The NICE glossary provides brief definitions and explanations of terms and jargon used on our site. The terms describe how we work and how our guidance is produced.
Our glossary excludes specific clinical and medical terms although we intend to include these in the longer term. If you cannot find the term you are looking for, please email us so that we can consider adding it to the glossary. New terms are added regularly.
The glossary is not used for indexing the site or for navigation - for information on this, please see the NICE taxonomy.
Some definitions and examples are based on those in the ‘HTAi consumer and patient glossary’, with thanks to Health Technology Assessment International.
A measure or standard that can be used to compare an activity, performance, service or result.
'Benchmarking' is the process of measuring the performance of people or organisations with broadly similar characteristics. The aim is to improve quality by encouraging all organisations or services to raise their own performance to that of the best.
- Best available evidence
The strongest, best-quality research evidence available on the topic being investigated.
- Best value
The 'Best value' scheme is a scheme that aims to improve local government standards. Local authorities have a statutory duty to provide local people with services that are effective and good value for money (cost effective). To achieve this, they are required to consult local people, regularly review services and performance and produce a performance plan that is audited independently. See the Department for Communities and Local Government website: www.communities.gov.uk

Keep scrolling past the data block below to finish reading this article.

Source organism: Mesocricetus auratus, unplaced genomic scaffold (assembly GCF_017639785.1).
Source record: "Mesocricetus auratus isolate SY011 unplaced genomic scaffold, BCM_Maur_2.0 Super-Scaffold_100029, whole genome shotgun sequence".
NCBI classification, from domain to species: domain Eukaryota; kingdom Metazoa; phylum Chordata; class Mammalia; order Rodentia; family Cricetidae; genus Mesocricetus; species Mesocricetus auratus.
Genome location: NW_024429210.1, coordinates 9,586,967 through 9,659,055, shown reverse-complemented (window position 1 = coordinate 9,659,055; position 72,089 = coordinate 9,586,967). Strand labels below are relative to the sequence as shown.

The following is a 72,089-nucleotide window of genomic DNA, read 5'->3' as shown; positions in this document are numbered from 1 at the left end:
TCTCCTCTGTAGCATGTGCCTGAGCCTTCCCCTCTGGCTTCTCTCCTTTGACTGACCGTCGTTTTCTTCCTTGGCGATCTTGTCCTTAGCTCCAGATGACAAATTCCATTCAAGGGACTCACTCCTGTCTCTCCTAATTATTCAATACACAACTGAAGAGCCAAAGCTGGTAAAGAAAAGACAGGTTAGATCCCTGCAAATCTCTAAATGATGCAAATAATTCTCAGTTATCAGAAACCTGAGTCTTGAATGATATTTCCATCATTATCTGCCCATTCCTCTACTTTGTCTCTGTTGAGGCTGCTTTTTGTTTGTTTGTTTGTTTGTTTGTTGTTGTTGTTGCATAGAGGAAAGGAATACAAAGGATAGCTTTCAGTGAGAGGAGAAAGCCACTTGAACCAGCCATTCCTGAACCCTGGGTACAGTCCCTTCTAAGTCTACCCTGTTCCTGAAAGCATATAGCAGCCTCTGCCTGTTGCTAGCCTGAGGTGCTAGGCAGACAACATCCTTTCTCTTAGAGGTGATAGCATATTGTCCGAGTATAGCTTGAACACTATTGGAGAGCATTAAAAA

Influences on a study that can make the results look better or worse than they really are. (Bias can even make it look as if a treatment works when it does not.) Bias can occur by chance, deliberately or as a result of systematic errors in the design and execution of a study. It can also occur at different stages in the research process, for example, during the collection, analysis, interpretation, publication or review of research data. For examples see selection bias, performance bias, information bias, confounding factor, and publication bias.
- Blinding or masking
A way to prevent researchers, doctors and patients in a clinical trial from knowing which study group each patient is in so they cannot influence the results. The best way to do this is by sorting patients into study groups randomly. The purpose of 'blinding' or 'masking' is to protect against bias.
A single-blinded study is one in which patients do not know which study group they are in (for example whether they are taking the experimental drug or a placebo). A double-blinded study is one in which neither patients nor the researchers/doctors know which study group the patients are in. A triple blind study is one in which neither the patients, clinicians or the people carrying out the statistical analysis know which treatment patients received.
This page was last updated: 15 April 2011